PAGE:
If Sälen’s ski slopes and recreational areas (including a bowling alley and an adventure swimming pool) are clearly designed with families in mind, that is not the case everywhere. There is certainly nothing plastic or brightly coloured in the magnificent bar of Lindvallen’s flagship SkiStar Lodge, which looks as if it could have been entirely shipped in from Colorado. Between its slate floor and the heavily-timbered ceiling are two-and-a-half storeys of air, light and alpine views.

The catering at Sälen is mostly child-friendly, though there is a good, full-service restaurant with a Nordic menu. But the kids – mine and others – favoured O’Learys sports bar and the pizzeria.

Sälen’s guest visits amount to 1.6 million skier-days per season. Virtually none of the guests are from the UK – so far. Trysil, 40 minutes away by coach from the Scandinavian Mountains Airport, gets 1.1 million skier-days per season. Britons account for only six per cent of them, but our presence is considerable during the Easter school holiday period.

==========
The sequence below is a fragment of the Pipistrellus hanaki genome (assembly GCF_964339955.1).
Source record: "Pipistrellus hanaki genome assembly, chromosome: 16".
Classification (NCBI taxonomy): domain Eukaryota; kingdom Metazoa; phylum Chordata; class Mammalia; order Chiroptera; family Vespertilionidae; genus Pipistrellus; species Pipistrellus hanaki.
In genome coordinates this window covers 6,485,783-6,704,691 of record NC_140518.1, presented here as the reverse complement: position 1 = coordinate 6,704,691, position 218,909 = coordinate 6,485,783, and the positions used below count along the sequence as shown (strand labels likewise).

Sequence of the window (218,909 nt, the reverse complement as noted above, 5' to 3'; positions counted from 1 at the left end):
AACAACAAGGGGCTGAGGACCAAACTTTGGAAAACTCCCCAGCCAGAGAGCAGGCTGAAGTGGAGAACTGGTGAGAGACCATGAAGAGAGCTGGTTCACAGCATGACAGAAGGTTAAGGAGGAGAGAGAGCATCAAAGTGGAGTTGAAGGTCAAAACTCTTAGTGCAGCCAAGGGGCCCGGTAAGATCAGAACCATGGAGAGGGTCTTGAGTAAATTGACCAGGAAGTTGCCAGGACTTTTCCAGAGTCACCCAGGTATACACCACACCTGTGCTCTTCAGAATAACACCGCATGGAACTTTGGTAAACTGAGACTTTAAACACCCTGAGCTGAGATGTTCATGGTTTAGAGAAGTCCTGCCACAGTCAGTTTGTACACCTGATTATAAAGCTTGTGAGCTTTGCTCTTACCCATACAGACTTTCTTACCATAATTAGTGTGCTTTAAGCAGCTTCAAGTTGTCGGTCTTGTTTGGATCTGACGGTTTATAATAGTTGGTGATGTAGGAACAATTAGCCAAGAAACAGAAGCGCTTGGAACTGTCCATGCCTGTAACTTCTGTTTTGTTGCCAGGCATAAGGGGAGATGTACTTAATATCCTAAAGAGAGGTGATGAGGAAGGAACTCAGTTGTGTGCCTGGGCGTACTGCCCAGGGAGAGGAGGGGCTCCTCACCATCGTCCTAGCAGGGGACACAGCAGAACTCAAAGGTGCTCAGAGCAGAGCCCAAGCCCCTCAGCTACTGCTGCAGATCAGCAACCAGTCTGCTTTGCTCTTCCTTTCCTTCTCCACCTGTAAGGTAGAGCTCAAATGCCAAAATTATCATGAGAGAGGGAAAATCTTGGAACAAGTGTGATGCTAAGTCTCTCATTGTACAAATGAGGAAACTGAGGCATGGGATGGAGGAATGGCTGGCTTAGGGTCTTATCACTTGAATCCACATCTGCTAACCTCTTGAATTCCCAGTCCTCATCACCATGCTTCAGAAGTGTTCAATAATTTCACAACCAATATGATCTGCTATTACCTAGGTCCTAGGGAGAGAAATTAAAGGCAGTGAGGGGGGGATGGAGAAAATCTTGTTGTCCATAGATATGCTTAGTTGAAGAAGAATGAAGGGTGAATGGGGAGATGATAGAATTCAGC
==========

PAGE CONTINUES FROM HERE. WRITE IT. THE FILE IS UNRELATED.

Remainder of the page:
Trysil has a proper mountain, only 1,132m high but with 78km of descents, some of them genuinely steep. The resort is dominated by two Radisson hotels, one on either side of the mountain; they house not just bedroom but also shops, entertainment and sports facilities, so that older kids can amuse themselves without leaving the building. The sporting options in one Radisson include a FlowRider surfing simulator in the swimming pool.

At the end of a trip to Trysil a couple of seasons ago, my kids declared that it was their favourite ski resort. And that title – which it retains – was won in the bad old days, when it took two-a-half-hours on a coach transfer to get there.

How to do it

A week’s stay at the SkiStar Lodge Experium in Sälen Lindvallen costs from €1,606.50 B&B for two adults, one youth (under 16 years) and one child (under five years), including lift passes, bed linen, and cleaning, booked directly with SkiStar. An equivalent holiday in Trysil, at the Mountain Resort Leilighet, costs from €1397.50, also booked with SkiStar. Return SAS Go Smart flights from Heathrow to Scandinavian Mountains Airport with SAS cost from £155, including an 8kg carry-on bag and a 23kg checked bag.

 

This article was written by Stephen Wood from The Telegraph and was legally licensed through the NewsCred publisher network. Please direct all licensing questions to [email protected].